By James Card
Like many outdoor sports, waterfowling has plenty of slang words, nicknames, and jargon. Some of these words are related to gear
; others describe hunting techniques
or the birds themselves. All of these terms make a waterfowler's vocabulary as colorful as a wood duck
. Here's a beginner's guide to the language of waterfowling.
When your hunting buddy refers to some ducks as new birds
he's not talking about their age. He means the ducks are new to the area. These recent arrivals are sometimes easier to bring into the decoys than ducks that have been in the area for a while. Fresh flights of waterfowl might arrive on a migration day
or a flight day
, when ducks and geese are actively moving south in the autumn skies. If you are unlucky and the weather is warm and sunny it's a bluebird day
, which typically isn't good for waterfowl hunting
. If you're lucky, there will be a blizzard or arctic blast just to the north that creates a mass migration of waterfowl
. This phenomenon is called a grand passage
, and it's one of the finest spectacles in waterfowling.
Waterfowlers have many colorful names for decoys. Among the most commonly used—and oldest—nicknames for decoy is block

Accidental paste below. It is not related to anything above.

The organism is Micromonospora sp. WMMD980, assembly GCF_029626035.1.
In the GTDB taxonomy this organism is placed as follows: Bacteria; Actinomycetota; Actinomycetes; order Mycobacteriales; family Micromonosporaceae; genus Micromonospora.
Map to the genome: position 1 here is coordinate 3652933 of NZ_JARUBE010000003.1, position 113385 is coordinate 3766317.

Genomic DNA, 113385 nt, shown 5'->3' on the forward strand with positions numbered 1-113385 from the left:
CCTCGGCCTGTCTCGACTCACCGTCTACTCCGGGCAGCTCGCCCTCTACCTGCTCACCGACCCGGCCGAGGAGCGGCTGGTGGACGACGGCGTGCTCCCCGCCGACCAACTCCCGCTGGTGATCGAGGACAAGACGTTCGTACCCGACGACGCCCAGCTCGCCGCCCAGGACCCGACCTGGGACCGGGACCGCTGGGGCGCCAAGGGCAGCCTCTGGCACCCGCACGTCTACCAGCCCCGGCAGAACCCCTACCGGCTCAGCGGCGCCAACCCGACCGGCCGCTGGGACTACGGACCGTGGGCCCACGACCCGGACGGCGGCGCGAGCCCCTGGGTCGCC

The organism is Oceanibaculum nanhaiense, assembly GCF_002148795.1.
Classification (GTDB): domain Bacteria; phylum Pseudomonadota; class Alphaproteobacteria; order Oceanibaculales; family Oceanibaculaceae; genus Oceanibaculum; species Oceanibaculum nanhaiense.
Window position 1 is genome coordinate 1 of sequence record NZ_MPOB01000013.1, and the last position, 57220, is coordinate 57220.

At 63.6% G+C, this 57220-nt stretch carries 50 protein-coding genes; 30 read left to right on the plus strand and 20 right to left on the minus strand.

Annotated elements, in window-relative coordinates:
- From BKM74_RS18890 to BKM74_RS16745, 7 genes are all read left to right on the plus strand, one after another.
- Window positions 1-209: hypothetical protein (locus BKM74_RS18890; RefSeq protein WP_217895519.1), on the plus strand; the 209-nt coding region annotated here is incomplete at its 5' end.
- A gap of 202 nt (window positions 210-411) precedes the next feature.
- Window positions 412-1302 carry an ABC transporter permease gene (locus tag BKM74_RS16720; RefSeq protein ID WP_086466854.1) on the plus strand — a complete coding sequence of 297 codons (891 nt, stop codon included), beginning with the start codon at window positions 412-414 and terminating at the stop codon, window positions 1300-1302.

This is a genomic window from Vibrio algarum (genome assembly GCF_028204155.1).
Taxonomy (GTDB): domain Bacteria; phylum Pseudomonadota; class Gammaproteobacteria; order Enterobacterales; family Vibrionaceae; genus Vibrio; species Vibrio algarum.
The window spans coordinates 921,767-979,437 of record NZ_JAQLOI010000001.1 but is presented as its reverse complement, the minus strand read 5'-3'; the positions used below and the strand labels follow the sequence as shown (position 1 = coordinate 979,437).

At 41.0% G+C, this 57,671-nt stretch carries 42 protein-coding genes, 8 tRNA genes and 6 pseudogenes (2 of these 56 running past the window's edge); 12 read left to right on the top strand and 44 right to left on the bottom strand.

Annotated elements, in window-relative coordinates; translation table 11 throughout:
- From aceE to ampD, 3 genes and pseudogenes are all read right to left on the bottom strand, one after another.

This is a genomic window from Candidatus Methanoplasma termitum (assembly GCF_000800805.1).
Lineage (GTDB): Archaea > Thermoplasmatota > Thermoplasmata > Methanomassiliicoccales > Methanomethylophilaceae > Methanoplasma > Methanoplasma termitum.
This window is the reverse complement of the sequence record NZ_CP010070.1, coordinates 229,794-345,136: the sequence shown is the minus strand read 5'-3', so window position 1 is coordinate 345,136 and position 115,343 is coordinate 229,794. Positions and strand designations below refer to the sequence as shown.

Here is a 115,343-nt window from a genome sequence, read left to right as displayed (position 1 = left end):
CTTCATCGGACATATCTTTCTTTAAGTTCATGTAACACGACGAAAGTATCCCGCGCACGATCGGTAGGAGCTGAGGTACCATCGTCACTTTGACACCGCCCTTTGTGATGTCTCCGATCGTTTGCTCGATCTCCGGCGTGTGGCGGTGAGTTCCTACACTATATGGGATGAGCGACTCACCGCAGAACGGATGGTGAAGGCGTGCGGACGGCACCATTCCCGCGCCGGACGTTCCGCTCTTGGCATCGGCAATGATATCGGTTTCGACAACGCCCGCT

. This term is a throwback to a time when decoys were carved by hand out of blocks of wood. A common abbreviation for decoy is deke
. The Nobel Prize-winning author and avid outdoorsman Ernest Hemingway used this word in his 1950 novel Across the River and into the Trees
. "I offered to put the dekes out with him," he wrote. DU's official mascot is a black Labrador retriever named Deke
A full complement of decoys is known as a spread, rig,
. Fifty years ago, especially along the East Coast, waterfowlers often referred to a decoy spread as a stool
. But you'll seldom hear this word used in this context anymore.
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